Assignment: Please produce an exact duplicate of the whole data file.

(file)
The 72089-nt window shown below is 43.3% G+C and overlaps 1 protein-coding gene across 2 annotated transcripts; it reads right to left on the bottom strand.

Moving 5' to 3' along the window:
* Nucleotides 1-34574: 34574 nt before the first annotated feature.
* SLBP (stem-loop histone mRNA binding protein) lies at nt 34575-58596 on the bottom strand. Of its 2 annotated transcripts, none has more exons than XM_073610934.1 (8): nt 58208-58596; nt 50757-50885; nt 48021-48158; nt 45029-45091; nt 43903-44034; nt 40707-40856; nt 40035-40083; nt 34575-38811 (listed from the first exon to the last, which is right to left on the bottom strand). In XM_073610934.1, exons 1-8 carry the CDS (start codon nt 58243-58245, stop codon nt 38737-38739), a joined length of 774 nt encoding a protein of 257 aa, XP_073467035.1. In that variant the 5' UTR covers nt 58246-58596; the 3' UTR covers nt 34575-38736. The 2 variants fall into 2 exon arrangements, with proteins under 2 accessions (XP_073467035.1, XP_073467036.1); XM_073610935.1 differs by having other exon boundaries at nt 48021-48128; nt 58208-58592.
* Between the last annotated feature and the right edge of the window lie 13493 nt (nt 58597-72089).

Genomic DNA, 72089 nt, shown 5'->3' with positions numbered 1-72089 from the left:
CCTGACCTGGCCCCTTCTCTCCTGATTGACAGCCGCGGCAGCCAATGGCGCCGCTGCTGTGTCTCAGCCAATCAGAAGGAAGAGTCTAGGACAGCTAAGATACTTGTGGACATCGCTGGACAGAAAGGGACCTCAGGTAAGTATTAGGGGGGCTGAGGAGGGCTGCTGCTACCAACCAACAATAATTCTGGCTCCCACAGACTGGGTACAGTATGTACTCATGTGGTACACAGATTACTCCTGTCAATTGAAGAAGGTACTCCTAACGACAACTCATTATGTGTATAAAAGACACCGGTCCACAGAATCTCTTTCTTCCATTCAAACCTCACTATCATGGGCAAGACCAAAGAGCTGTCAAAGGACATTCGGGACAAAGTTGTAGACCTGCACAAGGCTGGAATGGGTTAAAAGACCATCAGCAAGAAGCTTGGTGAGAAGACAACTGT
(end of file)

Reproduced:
The 72089-nt window shown below is 43.3% G+C and overlaps 1 protein-coding gene across 2 annotated transcripts; it reads right to left on the bottom strand.

Moving 5' to 3' along the window:
* Nucleotides 1-34574: 34574 nt before the first annotated feature.
* SLBP (stem-loop histone mRNA binding protein) lies at nt 34575-58596 on the bottom strand. Of its 2 annotated transcripts, none has more exons than XM_073610934.1 (8): nt 58208-58596; nt 50757-50885; nt 48021-48158; nt 45029-45091; nt 43903-44034; nt 40707-40856; nt 40035-40083; nt 34575-38811 (listed from the first exon to the last, which is right to left on the bottom strand). In XM_073610934.1, exons 1-8 carry the CDS (start codon nt 58243-58245, stop codon nt 38737-38739), a joined length of 774 nt encoding a protein of 257 aa, XP_073467035.1. In that variant the 5' UTR covers nt 58246-58596; the 3' UTR covers nt 34575-38736. The 2 variants fall into 2 exon arrangements, with proteins under 2 accessions (XP_073467035.1, XP_073467036.1); XM_073610935.1 differs by having other exon boundaries at nt 48021-48128; nt 58208-58592.
* Between the last annotated feature and the right edge of the window lie 13493 nt (nt 58597-72089).

Genomic DNA, 72089 nt, shown 5'->3' with positions numbered 1-72089 from the left:
CCTGACCTGGCCCCTTCTCTCCTGATTGACAGCCGCGGCAGCCAATGGCGCCGCTGCTGTGTCTCAGCCAATCAGAAGGAAGAGTCTAGGACAGCTAAGATACTTGTGGACATCGCTGGACAGAAAGGGACCTCAGGTAAGTATTAGGGGGGCTGAGGAGGGCTGCTGCTACCAACCAACAATAATTCTGGCTCCCACAGACTGGGTACAGTATGTACTCATGTGGTACACAGATTACTCCTGTCAATTGAAGAAGGTACTCCTAACGACAACTCATTATGTGTATAAAAGACACCGGTCCACAGAATCTCTTTCTTCCATTCAAACCTCACTATCATGGGCAAGACCAAAGAGCTGTCAAAGGACATTCGGGACAAAGTTGTAGACCTGCACAAGGCTGGAATGGGTTAAAAGACCATCAGCAAGAAGCTTGGTGAGAAGACAACTGT